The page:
More troubling is that our new “corporate citizens” are expressing opinions through massive media campaigns designed to influence the outcome of elections. This, in effect, gives the owners, board members, chief officers, and major stockholders multiple votes in an election. They can vote as individuals. They also can vote through their activities in any and all corporations where they serve in an official capacity. This is not one citizen-one vote, by any interpretation.

I do not believe this was what the authors of our Constitution and Bill of Rights intended to accomplish.

This ill-conceived and poorly enacted decision by the Supreme Court must not stand. It is time for Congress to rectify this through appropriate legislation.

Trump, Evangelism, and the GOP

Trump, Evangelism, and the GOP:  A reminder of why we need separation of church and state

Copyright, Melanie Arrowood Wilcox

After reading a friend’s plaintive post on a social media site inquiring about why so many religious people, Christians especially, support Trump for President, I started thinking about the strange path the United States has followed since the mid-1900s.

We now mix religion and politics easily and without questioning the wisdom of such action. The Constitutional separation of church and state has almost disappeared from public conversation with the possible exception of the constant murmurs about prayer in public schools or city council meetings.

In my experience, I have seen many seemingly minor things come together that add up to a major problem today.

At the same time churches were experiencing diminishing attendance after WWII, the GOP was trying to increase their influence and control on both the state and federal levels.

The 1960s brought many social and political controversies: birth control, Viet Nam, abortion, women’s liberation, civil rights, and countless others. Evangelicals fell in line with the GOP in exchange for promises of support for specific causes that they thought were of concern to their parishioners. The GOP benefited because they were hoping to get evangelical voters’ support by appealing to those who were single-issue voters.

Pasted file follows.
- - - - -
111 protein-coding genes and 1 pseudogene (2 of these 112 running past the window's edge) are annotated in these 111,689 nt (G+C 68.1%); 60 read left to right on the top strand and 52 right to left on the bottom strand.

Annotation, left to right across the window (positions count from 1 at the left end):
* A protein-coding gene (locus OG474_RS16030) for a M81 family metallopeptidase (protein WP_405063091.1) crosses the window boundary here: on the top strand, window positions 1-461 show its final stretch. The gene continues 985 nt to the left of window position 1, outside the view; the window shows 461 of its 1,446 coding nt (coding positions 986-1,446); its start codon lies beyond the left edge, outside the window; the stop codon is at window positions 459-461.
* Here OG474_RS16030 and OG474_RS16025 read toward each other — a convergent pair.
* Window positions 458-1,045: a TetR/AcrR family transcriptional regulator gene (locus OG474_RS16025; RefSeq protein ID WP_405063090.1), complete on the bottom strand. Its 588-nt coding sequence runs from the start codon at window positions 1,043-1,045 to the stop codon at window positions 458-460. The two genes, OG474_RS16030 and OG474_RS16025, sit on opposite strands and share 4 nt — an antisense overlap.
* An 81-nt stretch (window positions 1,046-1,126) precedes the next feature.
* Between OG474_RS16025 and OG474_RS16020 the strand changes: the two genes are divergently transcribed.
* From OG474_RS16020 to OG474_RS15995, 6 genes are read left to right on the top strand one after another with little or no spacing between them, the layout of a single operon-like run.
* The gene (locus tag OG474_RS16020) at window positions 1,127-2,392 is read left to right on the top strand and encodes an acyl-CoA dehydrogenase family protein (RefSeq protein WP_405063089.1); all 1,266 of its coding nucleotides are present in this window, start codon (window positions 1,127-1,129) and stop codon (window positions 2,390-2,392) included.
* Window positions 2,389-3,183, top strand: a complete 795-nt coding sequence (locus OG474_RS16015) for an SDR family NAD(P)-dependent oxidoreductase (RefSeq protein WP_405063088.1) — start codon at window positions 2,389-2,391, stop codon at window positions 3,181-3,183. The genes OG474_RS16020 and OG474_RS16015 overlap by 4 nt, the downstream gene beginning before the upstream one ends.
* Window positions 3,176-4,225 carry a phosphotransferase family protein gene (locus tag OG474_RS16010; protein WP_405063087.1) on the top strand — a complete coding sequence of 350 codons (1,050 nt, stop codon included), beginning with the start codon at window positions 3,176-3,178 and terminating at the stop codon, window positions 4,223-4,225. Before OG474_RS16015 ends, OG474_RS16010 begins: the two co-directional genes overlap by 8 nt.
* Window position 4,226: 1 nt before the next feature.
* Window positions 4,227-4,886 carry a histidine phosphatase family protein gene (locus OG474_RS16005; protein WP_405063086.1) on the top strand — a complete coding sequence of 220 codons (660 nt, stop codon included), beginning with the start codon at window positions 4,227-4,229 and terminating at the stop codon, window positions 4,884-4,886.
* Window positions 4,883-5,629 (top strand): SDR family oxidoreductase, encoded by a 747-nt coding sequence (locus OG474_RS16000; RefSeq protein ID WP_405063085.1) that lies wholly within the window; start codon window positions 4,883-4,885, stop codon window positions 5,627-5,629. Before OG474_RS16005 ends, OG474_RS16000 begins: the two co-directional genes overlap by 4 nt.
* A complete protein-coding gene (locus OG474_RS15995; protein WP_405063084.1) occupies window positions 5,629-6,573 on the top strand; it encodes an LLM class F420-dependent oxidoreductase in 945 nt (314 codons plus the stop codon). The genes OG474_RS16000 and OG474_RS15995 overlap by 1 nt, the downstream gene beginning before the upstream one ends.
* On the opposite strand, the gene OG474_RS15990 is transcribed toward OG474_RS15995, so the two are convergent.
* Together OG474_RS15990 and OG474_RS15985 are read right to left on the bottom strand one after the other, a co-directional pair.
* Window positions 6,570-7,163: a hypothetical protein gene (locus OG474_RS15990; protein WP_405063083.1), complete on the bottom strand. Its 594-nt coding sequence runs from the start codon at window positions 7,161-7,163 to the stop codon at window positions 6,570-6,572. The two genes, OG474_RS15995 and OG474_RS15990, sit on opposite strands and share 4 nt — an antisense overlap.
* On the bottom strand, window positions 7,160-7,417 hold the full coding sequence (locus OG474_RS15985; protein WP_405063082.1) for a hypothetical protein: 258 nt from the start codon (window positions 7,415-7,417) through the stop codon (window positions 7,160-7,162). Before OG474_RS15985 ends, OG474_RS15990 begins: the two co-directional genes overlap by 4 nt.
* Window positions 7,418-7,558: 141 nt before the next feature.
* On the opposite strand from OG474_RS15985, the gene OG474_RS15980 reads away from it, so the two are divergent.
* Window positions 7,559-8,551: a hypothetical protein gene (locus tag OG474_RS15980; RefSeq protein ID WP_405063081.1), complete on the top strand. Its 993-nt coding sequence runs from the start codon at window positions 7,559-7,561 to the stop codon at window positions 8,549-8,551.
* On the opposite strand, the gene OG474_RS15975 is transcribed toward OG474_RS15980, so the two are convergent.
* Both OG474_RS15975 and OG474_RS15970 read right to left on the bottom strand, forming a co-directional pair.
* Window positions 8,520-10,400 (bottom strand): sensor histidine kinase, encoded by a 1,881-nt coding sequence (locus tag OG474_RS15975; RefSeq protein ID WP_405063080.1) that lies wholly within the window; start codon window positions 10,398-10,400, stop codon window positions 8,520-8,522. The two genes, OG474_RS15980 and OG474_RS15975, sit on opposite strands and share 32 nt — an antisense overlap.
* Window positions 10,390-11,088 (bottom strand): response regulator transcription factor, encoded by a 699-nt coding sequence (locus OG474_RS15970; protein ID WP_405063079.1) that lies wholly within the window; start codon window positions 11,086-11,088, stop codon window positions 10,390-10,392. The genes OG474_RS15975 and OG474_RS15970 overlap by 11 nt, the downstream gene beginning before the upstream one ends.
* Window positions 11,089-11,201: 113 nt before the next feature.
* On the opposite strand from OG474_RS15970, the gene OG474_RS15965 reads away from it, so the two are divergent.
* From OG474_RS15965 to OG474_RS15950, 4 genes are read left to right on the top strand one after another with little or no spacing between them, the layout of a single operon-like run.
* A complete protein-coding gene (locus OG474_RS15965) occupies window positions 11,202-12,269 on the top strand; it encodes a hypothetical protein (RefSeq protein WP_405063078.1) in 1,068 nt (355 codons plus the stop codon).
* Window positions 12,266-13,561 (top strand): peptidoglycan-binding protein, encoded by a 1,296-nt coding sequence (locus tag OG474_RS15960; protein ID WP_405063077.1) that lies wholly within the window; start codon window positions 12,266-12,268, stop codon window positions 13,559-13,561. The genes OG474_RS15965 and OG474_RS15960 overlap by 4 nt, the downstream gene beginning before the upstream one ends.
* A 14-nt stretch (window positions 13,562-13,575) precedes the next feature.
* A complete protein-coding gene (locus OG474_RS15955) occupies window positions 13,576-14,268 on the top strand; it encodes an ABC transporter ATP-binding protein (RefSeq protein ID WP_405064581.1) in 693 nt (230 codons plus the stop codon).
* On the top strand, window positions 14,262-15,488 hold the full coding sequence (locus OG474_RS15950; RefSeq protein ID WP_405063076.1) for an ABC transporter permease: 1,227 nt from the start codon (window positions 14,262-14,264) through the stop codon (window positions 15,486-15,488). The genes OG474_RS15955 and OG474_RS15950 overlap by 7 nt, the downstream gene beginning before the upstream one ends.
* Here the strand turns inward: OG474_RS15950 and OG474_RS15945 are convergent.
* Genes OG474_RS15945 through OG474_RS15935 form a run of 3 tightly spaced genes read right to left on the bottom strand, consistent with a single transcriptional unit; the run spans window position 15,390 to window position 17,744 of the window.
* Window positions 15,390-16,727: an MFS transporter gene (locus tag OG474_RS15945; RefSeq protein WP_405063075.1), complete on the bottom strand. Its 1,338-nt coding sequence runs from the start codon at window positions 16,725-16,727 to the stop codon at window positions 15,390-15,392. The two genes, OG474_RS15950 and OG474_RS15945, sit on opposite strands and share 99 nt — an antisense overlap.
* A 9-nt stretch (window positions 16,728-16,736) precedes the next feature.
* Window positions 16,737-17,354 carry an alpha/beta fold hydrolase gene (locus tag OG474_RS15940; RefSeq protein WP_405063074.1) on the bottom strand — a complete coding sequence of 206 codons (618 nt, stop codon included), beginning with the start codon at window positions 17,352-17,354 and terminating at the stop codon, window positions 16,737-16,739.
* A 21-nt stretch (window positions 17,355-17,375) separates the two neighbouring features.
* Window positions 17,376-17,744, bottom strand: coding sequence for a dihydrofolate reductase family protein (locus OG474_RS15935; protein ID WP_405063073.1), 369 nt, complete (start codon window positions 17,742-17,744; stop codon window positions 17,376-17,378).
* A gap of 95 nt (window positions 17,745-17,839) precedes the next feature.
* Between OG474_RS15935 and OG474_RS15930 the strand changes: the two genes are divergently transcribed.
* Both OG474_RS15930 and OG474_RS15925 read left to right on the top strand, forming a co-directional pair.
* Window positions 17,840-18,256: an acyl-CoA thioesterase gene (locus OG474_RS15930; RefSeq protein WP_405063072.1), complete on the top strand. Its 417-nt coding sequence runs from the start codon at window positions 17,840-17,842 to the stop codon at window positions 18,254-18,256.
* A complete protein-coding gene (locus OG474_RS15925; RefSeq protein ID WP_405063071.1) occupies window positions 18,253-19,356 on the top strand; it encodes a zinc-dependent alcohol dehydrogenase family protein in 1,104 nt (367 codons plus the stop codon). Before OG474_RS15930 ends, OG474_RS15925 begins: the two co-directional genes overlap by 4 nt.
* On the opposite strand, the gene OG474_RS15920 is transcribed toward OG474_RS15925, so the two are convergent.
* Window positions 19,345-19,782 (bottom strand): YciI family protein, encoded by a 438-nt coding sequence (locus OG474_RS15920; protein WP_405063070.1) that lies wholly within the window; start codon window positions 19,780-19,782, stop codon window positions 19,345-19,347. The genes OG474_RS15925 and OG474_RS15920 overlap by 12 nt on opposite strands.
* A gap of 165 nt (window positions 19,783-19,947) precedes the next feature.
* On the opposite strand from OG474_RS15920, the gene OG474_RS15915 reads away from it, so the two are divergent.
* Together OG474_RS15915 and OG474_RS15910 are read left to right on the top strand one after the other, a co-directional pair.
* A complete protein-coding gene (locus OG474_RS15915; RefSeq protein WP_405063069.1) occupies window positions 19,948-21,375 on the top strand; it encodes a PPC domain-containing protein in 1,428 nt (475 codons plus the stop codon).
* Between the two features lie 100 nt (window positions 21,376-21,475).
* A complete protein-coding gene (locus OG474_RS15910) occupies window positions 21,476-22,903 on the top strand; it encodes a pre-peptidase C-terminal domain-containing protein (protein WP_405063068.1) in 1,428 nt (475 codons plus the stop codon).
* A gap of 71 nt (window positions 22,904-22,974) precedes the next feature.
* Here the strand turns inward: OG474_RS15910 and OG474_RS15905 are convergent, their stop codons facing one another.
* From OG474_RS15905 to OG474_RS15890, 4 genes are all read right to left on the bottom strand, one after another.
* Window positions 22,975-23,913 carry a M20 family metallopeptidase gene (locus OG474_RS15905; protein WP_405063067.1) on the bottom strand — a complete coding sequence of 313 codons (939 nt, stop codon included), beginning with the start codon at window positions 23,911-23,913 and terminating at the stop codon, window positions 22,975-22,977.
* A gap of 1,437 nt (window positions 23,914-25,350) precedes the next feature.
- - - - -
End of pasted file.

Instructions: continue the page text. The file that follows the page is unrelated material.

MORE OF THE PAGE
It was unwise because it violated that very important First Amendment.

Neither group cared because both rightfully believed their numbers would continue to decline without the other. They, in effect, formed an alliance. As the decades have come and gone, this alliance has grown strong.

Pastors convince their parishioners to ‘vote like Jesus would,’ or at least like they convince them Jesus would. The GOP enacts laws that are in direct contradiction to the Constitution and subsequent case law but that provide more power to, among others, the minority of Christians who are evangelicals. Remember, evangelism, whatever faith it is associated with, assumes that there is only one acceptable religion. 

All of this is fed by the fear and concomitant xenophobia that our socio-political system has produced by eliminating or significantly reducing programs that are seen as basic in our society, such as free public education, a living wage for those who work as well as care for those unable to work, or equal opportunity for everyone.

Trump is the result, yapping at the heels of extremist politicians to keep the GOP happy, while simultaneously keeping the religious right happy by verbally assaulting those who might not meet their religious strictures: “immoral” women, “alien” immigrants, and criminals whose skin isn’t white, for instance. Trump has the trappings of wealth, though most likely they are a charade. He appeals to the wealthy who want control of the government and thus taxes, workers’ rights, and other labor and business issues.

It seems unlikely to me that Trump will do anything that doesn’t increase his own wealth at the expense of others. The rest of us will be, in his mind, “collateral damage.”

I am less afraid of Trump than many others seem to be. I believe he is too ignorant of international and domestic politics, macro-and micro-economics, and historical precedents to appeal to serious leaders. That means that he is a danger to the obscenely wealthy who have been supporting him. His eagerness for war supports the military-industrial complex only so long as he doesn’t do anything that upsets the balance of power among the ‘First World’ economies or act in such a way that allows developing nations and their budding economies to realize that they won’t benefit from any relationship with Trump or any company or nation he commands.

A former journalism instructor of  mine, Jim Shumaker, once told our class in news reporting to always “follow the money.” I still believe he knew what he was talking about.